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Tuning into your sixth sense

How do you know when to trust your ‘inner voice’ in favour of logic.Here are some steps towards developing your gut feeling

Our society has trained us to discount our intuition so that we often find ourselves being controlled by our parents, friends and yes, our bosses make the list too. But oftentimes we find ourselves at mental crossroads; be it relationships, career choices or even settling for a certain house help over another.

Nonetheless, learning to give these thoughts and images credence can go a long way in helping you regain control. If you have a problem trusting your intuition, try practising these four ways of gaining inner trust.

Listen to your body

Learning to tune into your physical feelings is the first step towards the right direction. You will be amazed at how fast our minds can formulate a rational thought if automatically tuned to our emotions.

The process is rather natural; for instance, when we instinctively feel threatened, our skin will prickle and we’ll feel uncomfortable even if our rational voice tells us we’re ‘being silly’. Paying close attention to your instant physical response could warn you of imminent danger.

Understand your brain chemistry

Our brains respond immediately to subconscious cues. Scientists call it ‘instrumental learning.’ Your instinct recognises a situation as familiar and suggests an instant response before you’ve had time to process rational thought.

So, a house may trigger a memory of a place you loved as a child or a stranger’s voice may mean you feel instantly comfortable with them because the pitch is similar to a loved one’s.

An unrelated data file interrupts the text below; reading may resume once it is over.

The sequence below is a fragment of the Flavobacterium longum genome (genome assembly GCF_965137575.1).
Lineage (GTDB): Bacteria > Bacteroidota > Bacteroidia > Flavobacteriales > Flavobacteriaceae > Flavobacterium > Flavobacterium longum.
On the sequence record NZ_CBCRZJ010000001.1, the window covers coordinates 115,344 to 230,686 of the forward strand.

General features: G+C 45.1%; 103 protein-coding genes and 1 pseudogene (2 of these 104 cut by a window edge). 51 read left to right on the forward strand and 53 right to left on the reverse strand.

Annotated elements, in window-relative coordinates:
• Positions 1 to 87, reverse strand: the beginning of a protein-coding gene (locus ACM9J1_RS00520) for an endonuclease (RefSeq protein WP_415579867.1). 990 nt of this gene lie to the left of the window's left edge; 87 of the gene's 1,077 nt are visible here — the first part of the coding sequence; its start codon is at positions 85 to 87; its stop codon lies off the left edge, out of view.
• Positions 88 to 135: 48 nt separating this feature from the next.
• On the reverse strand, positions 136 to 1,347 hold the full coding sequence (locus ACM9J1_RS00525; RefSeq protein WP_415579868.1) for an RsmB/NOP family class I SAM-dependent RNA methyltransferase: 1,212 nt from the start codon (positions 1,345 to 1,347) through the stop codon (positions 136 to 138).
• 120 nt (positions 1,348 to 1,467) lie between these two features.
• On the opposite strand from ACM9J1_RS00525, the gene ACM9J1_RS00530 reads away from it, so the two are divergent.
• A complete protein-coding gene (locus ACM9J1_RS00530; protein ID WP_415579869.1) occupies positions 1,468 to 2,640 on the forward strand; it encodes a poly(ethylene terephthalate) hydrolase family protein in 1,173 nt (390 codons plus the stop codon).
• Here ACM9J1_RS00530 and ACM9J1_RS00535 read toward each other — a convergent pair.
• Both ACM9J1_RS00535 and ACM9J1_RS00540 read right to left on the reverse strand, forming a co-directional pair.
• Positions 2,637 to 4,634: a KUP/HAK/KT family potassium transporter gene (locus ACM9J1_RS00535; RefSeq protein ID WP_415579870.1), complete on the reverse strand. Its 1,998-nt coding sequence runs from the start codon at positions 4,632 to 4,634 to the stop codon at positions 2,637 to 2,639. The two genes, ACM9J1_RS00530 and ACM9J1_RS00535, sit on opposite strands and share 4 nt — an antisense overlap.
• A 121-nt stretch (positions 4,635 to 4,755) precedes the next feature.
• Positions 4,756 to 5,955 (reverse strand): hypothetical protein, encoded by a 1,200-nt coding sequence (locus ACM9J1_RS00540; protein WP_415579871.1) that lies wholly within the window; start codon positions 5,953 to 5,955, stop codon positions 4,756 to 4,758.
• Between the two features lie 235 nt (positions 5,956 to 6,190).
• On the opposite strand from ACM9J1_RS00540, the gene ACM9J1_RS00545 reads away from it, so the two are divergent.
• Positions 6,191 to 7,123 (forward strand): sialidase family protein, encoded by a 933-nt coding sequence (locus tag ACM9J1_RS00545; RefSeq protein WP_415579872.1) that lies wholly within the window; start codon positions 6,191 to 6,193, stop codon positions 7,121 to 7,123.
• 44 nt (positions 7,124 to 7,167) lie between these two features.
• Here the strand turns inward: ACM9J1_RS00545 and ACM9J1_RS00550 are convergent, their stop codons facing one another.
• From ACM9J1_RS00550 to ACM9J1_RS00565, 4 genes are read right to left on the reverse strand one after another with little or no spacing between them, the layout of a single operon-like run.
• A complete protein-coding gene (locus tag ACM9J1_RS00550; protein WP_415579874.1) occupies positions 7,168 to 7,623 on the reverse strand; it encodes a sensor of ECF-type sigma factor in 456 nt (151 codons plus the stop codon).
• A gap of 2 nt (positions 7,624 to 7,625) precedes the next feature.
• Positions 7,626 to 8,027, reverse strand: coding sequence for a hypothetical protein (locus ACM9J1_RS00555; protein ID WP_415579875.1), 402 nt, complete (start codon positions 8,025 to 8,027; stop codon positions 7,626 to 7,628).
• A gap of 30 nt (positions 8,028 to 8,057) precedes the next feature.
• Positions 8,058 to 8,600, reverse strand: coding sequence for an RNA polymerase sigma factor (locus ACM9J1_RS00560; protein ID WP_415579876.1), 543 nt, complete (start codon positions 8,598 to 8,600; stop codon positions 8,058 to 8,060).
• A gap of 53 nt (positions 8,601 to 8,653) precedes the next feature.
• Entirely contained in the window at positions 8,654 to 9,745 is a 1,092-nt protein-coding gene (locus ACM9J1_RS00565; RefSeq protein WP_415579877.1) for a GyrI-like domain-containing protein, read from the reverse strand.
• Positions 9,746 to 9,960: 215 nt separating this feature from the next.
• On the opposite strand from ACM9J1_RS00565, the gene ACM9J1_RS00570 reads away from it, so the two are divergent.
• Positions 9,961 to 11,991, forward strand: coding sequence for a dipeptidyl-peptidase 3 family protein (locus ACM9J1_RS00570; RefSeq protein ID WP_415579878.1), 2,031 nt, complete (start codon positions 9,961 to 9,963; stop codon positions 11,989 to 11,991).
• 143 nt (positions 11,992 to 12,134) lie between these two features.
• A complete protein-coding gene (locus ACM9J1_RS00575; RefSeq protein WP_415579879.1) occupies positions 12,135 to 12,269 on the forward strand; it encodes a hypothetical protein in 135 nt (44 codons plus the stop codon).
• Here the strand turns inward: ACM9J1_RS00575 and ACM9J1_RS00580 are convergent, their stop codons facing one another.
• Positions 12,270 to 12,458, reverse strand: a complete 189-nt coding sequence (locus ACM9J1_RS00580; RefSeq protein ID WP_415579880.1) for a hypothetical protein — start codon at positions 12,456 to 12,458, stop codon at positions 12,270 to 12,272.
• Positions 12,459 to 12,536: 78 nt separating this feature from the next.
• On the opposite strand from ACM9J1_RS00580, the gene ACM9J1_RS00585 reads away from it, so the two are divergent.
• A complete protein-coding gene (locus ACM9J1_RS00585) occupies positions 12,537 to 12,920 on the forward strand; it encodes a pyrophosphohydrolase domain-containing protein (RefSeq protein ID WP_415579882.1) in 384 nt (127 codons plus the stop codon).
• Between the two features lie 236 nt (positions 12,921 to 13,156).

Focus on your first response

Always give your initial response to a situation some credit. It may turn out to be based on fear, but don’t automatically assume it is worthless. Often, we dismiss the information and prioritise logical or ‘evidence- based’ thinking.

Instead, by focusing on what your intuition is telling you rather than your logical mind; for instance, ‘This guy seems a bit weird,’ rather than, ‘He hasn’t actually done anything; I’m probably over-reacting’. You may pick up on important warnings that you’d otherwise have dismissed.

Challenge your instinct

You could start with ‘testing’ your feelings on close friends and family. People with your best interests at heart can help you identify the true feeling behind fear, anxiety among other emotions. By sharing with them, you get a new perspective into what triggers you to think the way you do.

True instinct feels informed, as though an inner voice is speaking a truth you already know.

But be cautious not to confuse intuition for indigestion; always assess your mood first lest you make a rushed decision that may get you into trouble. A positive outlook is more likely to make you more sensitive to your true feelings than your instinct. Whatever it tells you is likely to be spot on.

This article was published on April 28 2015 on People Daily Kenya http://bit.ly/1J6kegl

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